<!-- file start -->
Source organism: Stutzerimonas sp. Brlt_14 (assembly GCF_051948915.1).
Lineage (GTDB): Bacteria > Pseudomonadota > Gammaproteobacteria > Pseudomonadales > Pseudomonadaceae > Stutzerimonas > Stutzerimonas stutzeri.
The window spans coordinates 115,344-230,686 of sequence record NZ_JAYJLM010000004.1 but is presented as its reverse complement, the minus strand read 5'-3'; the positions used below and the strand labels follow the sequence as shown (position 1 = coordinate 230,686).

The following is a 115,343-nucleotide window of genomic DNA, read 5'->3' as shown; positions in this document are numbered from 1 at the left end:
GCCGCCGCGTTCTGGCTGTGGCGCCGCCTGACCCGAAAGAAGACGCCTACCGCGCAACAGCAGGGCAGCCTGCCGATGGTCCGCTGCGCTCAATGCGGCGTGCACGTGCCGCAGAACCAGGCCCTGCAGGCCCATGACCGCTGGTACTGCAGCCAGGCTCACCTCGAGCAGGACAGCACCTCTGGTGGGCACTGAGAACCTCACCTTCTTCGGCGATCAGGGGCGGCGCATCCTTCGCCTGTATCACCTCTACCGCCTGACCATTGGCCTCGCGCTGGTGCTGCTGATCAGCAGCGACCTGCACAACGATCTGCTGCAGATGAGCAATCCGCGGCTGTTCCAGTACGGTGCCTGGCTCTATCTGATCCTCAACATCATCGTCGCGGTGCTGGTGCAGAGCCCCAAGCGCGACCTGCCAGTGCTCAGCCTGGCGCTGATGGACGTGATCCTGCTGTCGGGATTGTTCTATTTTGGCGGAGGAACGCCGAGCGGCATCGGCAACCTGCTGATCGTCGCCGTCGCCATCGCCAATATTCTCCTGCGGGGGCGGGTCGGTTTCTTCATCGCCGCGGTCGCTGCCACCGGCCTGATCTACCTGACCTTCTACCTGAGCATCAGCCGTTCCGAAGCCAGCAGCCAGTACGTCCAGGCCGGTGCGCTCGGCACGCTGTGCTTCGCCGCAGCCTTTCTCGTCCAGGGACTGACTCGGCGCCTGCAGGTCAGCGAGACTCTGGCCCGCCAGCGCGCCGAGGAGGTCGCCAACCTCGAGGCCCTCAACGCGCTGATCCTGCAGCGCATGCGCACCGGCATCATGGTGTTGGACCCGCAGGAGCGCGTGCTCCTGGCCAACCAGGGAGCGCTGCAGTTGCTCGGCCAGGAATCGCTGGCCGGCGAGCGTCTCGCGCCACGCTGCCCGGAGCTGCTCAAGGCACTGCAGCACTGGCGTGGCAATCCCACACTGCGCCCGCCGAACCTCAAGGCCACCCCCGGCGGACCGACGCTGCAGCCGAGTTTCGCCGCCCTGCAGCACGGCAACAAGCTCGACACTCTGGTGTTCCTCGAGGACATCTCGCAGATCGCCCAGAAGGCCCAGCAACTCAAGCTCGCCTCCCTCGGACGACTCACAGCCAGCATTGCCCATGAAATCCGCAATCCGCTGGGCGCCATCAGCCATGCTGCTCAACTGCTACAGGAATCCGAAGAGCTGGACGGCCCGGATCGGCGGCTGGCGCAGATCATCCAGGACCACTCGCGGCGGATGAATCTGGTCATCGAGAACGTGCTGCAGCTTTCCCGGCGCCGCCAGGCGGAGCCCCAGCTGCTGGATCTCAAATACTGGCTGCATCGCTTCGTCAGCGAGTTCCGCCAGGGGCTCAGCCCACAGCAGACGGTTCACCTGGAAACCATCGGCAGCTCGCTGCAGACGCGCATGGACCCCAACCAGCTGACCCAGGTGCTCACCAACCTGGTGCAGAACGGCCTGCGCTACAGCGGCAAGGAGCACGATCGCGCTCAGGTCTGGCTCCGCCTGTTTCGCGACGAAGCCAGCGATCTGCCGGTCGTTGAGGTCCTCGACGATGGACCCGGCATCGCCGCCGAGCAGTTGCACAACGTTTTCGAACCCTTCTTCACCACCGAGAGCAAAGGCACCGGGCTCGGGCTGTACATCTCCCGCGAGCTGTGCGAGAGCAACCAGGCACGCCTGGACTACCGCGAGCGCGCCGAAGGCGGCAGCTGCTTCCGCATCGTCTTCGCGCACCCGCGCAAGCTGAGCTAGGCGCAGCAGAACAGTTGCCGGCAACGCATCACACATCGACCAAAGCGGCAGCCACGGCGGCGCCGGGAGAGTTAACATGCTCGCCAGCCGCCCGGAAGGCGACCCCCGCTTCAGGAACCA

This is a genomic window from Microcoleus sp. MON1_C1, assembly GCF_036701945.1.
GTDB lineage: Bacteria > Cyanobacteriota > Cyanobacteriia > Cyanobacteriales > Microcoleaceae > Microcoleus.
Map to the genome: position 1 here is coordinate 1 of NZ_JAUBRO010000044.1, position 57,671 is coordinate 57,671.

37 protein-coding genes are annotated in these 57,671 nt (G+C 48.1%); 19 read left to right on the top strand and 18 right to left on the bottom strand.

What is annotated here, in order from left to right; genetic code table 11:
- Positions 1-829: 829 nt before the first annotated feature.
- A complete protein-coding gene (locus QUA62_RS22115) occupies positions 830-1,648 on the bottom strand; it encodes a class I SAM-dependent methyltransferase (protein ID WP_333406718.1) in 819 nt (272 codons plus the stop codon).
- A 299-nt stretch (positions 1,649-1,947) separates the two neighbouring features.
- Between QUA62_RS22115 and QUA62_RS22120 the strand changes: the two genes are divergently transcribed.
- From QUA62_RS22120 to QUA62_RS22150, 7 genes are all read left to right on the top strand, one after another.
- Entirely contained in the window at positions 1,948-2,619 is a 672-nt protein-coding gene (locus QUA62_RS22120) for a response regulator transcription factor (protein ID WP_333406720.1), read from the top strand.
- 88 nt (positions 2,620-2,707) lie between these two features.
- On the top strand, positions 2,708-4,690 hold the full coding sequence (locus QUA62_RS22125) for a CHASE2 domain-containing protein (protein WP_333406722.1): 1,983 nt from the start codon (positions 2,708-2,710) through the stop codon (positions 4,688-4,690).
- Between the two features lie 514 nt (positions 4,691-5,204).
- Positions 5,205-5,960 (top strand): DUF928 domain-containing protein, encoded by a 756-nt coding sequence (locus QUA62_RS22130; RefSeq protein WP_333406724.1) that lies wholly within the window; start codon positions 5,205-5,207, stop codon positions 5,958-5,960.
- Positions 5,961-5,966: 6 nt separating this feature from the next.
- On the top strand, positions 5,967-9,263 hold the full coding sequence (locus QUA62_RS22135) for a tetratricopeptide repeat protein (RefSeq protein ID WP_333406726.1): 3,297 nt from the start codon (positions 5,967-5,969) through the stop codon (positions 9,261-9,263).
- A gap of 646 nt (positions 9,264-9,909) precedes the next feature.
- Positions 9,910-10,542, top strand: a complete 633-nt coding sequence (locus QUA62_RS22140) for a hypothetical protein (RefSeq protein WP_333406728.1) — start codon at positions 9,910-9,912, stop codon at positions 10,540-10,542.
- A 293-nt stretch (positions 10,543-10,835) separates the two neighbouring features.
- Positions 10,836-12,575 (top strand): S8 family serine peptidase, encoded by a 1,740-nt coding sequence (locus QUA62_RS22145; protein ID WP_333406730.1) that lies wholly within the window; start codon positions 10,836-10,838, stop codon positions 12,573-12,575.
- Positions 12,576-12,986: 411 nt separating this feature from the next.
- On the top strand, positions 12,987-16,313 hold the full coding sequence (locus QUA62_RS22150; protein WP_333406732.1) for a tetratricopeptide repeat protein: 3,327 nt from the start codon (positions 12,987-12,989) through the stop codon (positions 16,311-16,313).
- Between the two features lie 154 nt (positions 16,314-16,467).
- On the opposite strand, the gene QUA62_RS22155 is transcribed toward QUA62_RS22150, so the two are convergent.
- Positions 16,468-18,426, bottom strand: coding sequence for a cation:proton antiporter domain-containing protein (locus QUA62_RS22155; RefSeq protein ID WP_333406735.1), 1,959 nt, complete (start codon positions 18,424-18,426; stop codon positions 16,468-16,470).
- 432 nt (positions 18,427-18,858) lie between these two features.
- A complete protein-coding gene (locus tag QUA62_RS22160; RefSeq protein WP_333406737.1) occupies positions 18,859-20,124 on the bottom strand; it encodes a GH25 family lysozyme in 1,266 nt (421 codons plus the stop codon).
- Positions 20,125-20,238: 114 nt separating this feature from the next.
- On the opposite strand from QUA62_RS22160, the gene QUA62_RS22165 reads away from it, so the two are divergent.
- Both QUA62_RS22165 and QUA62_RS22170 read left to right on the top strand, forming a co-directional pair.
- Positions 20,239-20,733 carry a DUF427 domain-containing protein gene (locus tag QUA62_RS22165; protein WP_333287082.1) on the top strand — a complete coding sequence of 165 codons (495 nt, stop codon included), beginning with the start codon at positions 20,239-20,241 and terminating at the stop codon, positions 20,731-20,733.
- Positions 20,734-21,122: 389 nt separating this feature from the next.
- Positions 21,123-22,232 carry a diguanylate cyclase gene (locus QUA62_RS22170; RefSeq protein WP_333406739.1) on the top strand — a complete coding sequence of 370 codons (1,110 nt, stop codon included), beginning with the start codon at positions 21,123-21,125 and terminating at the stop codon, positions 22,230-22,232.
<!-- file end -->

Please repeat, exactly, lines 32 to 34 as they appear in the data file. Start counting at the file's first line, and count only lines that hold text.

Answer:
- 432 nt (positions 18,427-18,858) lie between these two features.
- A complete protein-coding gene (locus tag QUA62_RS22160; RefSeq protein WP_333406737.1) occupies positions 18,859-20,124 on the bottom strand; it encodes a GH25 family lysozyme in 1,266 nt (421 codons plus the stop codon).
- Positions 20,125-20,238: 114 nt separating this feature from the next.